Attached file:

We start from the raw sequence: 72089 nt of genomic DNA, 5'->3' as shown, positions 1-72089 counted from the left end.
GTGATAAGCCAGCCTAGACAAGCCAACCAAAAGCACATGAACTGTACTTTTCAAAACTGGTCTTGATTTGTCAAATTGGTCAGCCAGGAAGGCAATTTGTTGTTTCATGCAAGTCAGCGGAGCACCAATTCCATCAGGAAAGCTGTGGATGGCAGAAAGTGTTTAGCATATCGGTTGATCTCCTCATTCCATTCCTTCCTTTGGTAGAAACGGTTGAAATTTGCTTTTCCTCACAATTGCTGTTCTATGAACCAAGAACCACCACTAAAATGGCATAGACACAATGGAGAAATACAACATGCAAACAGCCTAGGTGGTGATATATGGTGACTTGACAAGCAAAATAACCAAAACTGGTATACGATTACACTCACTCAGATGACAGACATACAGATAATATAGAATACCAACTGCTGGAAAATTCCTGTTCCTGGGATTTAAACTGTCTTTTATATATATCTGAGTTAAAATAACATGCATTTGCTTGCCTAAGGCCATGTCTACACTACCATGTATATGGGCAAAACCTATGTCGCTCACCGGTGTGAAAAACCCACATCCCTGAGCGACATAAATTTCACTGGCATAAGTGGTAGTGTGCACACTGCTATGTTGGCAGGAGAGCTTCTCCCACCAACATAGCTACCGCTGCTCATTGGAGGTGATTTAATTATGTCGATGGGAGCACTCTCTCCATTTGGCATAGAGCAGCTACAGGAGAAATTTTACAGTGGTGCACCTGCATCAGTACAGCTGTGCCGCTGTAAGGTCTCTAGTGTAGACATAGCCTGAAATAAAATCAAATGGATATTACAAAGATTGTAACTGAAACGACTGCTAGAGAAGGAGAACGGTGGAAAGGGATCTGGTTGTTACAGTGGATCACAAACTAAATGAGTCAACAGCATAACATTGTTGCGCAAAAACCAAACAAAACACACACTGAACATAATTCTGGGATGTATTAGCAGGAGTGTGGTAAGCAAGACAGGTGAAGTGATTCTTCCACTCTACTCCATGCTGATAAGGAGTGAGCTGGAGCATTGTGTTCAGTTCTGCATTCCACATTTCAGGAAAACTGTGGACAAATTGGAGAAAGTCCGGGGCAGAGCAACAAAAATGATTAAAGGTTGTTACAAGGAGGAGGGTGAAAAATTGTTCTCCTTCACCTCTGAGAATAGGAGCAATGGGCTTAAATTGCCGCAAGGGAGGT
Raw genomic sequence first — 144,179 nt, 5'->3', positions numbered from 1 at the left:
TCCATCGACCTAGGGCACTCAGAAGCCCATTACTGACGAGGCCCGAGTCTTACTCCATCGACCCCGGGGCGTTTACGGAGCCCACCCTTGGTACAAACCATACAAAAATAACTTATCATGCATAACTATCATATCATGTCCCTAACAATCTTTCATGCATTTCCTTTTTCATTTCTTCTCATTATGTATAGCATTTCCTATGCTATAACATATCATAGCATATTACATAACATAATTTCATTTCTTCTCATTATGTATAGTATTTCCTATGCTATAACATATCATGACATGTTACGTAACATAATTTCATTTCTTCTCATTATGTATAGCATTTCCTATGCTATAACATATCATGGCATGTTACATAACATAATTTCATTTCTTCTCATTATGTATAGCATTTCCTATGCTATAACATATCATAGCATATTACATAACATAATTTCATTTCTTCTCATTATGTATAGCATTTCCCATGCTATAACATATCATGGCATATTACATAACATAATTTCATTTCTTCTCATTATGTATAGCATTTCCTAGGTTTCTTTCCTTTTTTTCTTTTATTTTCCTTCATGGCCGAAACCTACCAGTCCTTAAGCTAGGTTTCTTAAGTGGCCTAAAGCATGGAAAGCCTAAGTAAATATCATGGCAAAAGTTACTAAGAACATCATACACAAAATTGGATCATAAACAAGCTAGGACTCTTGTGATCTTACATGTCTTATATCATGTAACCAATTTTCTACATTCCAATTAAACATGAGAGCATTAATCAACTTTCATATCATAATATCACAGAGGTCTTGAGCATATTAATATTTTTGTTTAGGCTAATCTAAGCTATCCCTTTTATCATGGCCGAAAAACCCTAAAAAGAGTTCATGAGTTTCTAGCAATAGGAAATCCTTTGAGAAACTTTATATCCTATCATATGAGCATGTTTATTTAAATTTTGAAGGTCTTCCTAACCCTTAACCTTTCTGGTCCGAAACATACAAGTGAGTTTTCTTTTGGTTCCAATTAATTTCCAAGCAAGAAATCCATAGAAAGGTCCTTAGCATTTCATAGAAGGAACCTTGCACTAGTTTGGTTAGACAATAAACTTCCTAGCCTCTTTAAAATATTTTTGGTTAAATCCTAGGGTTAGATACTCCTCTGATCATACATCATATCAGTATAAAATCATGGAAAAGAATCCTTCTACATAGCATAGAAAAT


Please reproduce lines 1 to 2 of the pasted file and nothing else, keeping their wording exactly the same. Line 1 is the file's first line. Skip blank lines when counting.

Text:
We start from the raw sequence: 72089 nt of genomic DNA, 5'->3' as shown, positions 1-72089 counted from the left end.
GTGATAAGCCAGCCTAGACAAGCCAACCAAAAGCACATGAACTGTACTTTTCAAAACTGGTCTTGATTTGTCAAATTGGTCAGCCAGGAAGGCAATTTGTTGTTTCATGCAAGTCAGCGGAGCACCAATTCCATCAGGAAAGCTGTGGATGGCAGAAAGTGTTTAGCATATCGGTTGATCTCCTCATTCCATTCCTTCCTTTGGTAGAAACGGTTGAAATTTGCTTTTCCTCACAATTGCTGTTCTATGAACCAAGAACCACCACTAAAATGGCATAGACACAATGGAGAAATACAACATGCAAACAGCCTAGGTGGTGATATATGGTGACTTGACAAGCAAAATAACCAAAACTGGTATACGATTACACTCACTCAGATGACAGACATACAGATAATATAGAATACCAACTGCTGGAAAATTCCTGTTCCTGGGATTTAAACTGTCTTTTATATATATCTGAGTTAAAATAACATGCATTTGCTTGCCTAAGGCCATGTCTACACTACCATGTATATGGGCAAAACCTATGTCGCTCACCGGTGTGAAAAACCCACATCCCTGAGCGACATAAATTTCACTGGCATAAGTGGTAGTGTGCACACTGCTATGTTGGCAGGAGAGCTTCTCCCACCAACATAGCTACCGCTGCTCATTGGAGGTGATTTAATTATGTCGATGGGAGCACTCTCTCCATTTGGCATAGAGCAGCTACAGGAGAAATTTTACAGTGGTGCACCTGCATCAGTACAGCTGTGCCGCTGTAAGGTCTCTAGTGTAGACATAGCCTGAAATAAAATCAAATGGATATTACAAAGATTGTAACTGAAACGACTGCTAGAGAAGGAGAACGGTGGAAAGGGATCTGGTTGTTACAGTGGATCACAAACTAAATGAGTCAACAGCATAACATTGTTGCGCAAAAACCAAACAAAACACACACTGAACATAATTCTGGGATGTATTAGCAGGAGTGTGGTAAGCAAGACAGGTGAAGTGATTCTTCCACTCTACTCCATGCTGATAAGGAGTGAGCTGGAGCATTGTGTTCAGTTCTGCATTCCACATTTCAGGAAAACTGTGGACAAATTGGAGAAAGTCCGGGGCAGAGCAACAAAAATGATTAAAGGTTGTTACAAGGAGGAGGGTGAAAAATTGTTCTCCTTCACCTCTGAGAATAGGAGCAATGGGCTTAAATTGCCGCAAGGGAGGT